Why do we need both SystemEvents.UserPreferenceChanging and SystemEvents.UserPreferenceChanged?
The idea behind this is that if you have some object cached (say a brush based on a SystemColor), you would change the cache on UserPreferenceChanging. The items that would refer to that cache (say a control painting its background) would sync UserPreferenceChanged and force a repaint.
Static events and you.
Note, this is a static event, I’ve said it before, but it’s so subtle an issue – bear with me for repeating. If you’re hooking to any of the SystemEvents, make sure to unhook from them when you’re through.
Why? When your object subscribes to a static event it gets stored into a static event handler list, holding onto your object so it can call the object’s method when the time is right. If you dont unsubscribe from the event, two things will happen (neither of which you want).
1. Your object can be called on its event handler even after you dispose it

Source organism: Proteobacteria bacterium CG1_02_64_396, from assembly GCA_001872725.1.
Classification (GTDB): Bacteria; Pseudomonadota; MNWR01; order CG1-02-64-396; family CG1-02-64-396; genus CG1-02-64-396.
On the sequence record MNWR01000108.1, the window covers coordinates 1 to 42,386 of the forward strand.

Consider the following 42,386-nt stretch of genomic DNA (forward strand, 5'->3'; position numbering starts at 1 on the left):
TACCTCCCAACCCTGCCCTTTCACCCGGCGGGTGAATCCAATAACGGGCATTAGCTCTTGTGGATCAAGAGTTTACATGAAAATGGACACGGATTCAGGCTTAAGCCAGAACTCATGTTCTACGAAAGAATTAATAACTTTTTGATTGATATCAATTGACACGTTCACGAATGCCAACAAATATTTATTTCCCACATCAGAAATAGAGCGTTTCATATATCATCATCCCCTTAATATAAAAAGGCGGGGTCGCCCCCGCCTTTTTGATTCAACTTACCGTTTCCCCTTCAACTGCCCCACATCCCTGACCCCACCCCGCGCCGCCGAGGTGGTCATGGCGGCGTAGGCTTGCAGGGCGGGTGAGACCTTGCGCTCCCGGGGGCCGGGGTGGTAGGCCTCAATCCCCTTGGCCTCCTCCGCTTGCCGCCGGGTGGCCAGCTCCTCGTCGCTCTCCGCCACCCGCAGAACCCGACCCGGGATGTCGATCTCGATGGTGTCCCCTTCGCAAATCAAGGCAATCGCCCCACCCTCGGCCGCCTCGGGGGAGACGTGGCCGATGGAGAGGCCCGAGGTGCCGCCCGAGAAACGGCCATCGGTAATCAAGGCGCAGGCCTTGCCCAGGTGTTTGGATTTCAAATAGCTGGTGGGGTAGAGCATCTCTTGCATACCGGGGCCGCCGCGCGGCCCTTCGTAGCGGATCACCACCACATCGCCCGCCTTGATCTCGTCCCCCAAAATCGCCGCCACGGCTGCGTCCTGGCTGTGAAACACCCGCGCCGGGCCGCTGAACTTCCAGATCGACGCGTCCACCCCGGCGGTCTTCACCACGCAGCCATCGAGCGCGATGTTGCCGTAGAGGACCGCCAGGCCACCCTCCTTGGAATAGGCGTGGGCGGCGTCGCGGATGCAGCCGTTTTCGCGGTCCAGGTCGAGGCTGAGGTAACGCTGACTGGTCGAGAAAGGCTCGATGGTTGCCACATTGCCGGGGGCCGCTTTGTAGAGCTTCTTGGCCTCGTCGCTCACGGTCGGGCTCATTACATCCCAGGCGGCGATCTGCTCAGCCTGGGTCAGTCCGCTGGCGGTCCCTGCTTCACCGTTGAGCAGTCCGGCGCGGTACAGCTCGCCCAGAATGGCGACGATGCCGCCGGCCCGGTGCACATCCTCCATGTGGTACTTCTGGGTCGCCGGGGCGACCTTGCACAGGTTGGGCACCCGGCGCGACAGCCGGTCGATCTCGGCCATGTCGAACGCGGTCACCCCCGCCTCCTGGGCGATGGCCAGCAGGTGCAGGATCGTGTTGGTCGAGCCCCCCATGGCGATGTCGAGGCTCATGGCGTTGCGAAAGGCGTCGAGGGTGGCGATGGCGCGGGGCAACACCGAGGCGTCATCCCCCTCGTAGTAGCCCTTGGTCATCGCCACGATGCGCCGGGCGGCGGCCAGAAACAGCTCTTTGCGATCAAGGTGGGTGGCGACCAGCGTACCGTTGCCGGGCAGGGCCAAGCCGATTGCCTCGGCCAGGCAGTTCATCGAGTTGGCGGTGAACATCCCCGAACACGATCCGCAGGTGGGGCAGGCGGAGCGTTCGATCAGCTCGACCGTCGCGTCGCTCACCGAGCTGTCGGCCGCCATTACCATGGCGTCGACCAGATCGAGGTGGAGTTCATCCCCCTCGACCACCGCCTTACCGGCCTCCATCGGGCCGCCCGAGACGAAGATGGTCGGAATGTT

2. Your object will not be able to be finalized until the application exits because the static event handler list (which wont go away until exit) is keeping a strong reference to your object.
The simplest way to fix this is to unsubscribe in the Dispose method. If you want to see the pattern for using UserPreferenceChanged, there’s some code here.
SystemEvents and threading
If you have more than one thread going, you may find in v1.0 and v1.1 that UserPreferenceChanged and UserPreferenceChanging can call back on the wrong thread. In v2.0 we have made some improvements in this area to fire the events on the main thread.
If you are using these events in previous versions of the framework, you may want to consider checking the InvokeRequired flag, then using Control.Invoke or Control.BeginInvoke to update your UI. More details about Invoke/BeginInvoke here and here.